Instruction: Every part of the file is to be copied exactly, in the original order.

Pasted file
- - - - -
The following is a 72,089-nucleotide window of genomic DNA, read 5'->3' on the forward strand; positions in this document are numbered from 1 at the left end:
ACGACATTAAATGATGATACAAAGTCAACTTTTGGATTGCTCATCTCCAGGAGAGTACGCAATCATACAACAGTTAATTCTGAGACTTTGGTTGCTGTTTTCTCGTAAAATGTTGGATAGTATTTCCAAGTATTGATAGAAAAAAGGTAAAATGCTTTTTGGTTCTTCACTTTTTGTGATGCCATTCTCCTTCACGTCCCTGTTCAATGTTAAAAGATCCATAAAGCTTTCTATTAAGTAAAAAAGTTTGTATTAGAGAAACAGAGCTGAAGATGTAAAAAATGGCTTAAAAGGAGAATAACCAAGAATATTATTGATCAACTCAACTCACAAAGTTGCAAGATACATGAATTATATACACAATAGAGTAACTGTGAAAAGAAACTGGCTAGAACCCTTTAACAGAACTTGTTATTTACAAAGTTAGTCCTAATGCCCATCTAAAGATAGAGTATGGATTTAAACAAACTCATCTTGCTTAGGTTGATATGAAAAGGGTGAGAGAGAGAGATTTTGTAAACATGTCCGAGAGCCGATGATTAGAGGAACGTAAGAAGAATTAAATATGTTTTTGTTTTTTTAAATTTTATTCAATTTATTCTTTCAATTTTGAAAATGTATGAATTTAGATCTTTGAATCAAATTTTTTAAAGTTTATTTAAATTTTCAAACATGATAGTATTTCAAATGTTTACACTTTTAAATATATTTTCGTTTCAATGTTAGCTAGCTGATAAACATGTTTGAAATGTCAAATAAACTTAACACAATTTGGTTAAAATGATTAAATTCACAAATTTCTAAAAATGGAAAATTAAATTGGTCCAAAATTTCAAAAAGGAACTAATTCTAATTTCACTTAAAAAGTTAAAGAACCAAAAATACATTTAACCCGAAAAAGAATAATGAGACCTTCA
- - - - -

The following is a 72,089-nucleotide window of genomic DNA, read 5'->3' on the forward strand; positions in this document are numbered from 1 at the left end:
ACGACATTAAATGATGATACAAAGTCAACTTTTGGATTGCTCATCTCCAGGAGAGTACGCAATCATACAACAGTTAATTCTGAGACTTTGGTTGCTGTTTTCTCGTAAAATGTTGGATAGTATTTCCAAGTATTGATAGAAAAAAGGTAAAATGCTTTTTGGTTCTTCACTTTTTGTGATGCCATTCTCCTTCACGTCCCTGTTCAATGTTAAAAGATCCATAAAGCTTTCTATTAAGTAAAAAAGTTTGTATTAGAGAAACAGAGCTGAAGATGTAAAAAATGGCTTAAAAGGAGAATAACCAAGAATATTATTGATCAACTCAACTCACAAAGTTGCAAGATACATGAATTATATACACAATAGAGTAACTGTGAAAAGAAACTGGCTAGAACCCTTTAACAGAACTTGTTATTTACAAAGTTAGTCCTAATGCCCATCTAAAGATAGAGTATGGATTTAAACAAACTCATCTTGCTTAGGTTGATATGAAAAGGGTGAGAGAGAGAGATTTTGTAAACATGTCCGAGAGCCGATGATTAGAGGAACGTAAGAAGAATTAAATATGTTTTTGTTTTTTTAAATTTTATTCAATTTATTCTTTCAATTTTGAAAATGTATGAATTTAGATCTTTGAATCAAATTTTTTAAAGTTTATTTAAATTTTCAAACATGATAGTATTTCAAATGTTTACACTTTTAAATATATTTTCGTTTCAATGTTAGCTAGCTGATAAACATGTTTGAAATGTCAAATAAACTTAACACAATTTGGTTAAAATGATTAAATTCACAAATTTCTAAAAATGGAAAATTAAATTGGTCCAAAATTTCAAAAAGGAACTAATTCTAATTTCACTTAAAAAGTTAAAGAACCAAAAATACATTTAACCCGAAAAAGAATAATGAGACCTTCA